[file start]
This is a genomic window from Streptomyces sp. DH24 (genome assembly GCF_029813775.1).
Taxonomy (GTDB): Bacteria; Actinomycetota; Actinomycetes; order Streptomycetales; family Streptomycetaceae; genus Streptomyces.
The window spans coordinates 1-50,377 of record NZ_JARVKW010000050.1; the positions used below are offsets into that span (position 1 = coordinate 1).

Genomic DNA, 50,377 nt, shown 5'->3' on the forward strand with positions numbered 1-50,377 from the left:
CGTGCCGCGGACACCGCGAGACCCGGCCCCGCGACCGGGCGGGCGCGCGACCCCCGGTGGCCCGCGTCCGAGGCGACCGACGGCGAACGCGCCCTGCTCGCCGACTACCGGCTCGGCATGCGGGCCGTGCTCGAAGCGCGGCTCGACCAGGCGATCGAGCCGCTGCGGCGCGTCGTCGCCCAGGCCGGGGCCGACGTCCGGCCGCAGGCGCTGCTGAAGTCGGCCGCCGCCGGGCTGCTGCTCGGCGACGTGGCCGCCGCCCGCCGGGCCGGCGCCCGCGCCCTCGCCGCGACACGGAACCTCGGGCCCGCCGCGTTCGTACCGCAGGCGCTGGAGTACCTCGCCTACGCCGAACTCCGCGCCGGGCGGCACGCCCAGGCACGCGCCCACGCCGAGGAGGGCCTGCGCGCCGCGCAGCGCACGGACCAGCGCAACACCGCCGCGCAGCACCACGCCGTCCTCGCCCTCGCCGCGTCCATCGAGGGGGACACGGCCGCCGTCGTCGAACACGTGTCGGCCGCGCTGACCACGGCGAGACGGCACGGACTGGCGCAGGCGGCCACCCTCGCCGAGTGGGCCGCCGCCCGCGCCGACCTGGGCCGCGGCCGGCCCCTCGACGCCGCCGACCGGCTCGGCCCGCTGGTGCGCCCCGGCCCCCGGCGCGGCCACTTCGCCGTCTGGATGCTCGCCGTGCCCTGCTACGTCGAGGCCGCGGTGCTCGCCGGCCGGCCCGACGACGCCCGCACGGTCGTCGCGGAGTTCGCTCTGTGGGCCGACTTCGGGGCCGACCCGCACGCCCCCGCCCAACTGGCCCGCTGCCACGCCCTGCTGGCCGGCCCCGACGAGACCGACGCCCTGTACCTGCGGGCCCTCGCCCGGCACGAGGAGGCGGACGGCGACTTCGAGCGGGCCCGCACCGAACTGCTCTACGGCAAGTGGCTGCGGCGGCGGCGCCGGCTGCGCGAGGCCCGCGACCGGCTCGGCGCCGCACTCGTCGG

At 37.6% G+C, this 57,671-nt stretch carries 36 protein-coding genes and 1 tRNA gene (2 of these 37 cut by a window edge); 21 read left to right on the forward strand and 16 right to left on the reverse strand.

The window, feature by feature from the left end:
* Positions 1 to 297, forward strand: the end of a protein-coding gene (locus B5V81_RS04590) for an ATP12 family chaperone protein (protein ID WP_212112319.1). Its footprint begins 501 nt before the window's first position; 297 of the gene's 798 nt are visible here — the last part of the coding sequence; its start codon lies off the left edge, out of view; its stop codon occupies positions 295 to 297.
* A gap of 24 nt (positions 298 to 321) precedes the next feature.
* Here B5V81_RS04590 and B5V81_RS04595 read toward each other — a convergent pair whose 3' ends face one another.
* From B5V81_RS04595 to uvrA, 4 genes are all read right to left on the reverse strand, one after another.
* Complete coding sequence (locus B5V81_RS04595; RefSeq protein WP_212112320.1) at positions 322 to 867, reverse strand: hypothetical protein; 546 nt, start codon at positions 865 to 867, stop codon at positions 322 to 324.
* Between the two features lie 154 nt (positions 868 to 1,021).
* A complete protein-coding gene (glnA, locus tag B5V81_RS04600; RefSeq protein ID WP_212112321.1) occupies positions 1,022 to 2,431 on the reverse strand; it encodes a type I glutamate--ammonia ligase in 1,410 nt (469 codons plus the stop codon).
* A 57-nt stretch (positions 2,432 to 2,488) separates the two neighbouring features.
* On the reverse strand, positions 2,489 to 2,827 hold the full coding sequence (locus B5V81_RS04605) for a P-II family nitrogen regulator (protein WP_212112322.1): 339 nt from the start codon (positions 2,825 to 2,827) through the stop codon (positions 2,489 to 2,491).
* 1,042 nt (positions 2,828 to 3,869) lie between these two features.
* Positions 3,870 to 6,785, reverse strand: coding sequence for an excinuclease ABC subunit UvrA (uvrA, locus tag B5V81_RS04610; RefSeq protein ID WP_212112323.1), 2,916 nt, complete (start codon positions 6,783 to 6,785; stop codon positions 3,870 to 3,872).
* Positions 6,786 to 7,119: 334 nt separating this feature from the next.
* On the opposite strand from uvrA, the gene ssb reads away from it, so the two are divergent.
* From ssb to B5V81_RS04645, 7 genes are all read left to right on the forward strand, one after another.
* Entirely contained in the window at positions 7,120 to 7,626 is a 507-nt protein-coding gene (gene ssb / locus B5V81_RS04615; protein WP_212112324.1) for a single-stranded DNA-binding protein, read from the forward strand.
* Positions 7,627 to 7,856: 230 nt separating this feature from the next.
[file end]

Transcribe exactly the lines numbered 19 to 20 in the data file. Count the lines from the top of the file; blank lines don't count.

* Positions 6,786 to 7,119: 334 nt separating this feature from the next.
* On the opposite strand from uvrA, the gene ssb reads away from it, so the two are divergent.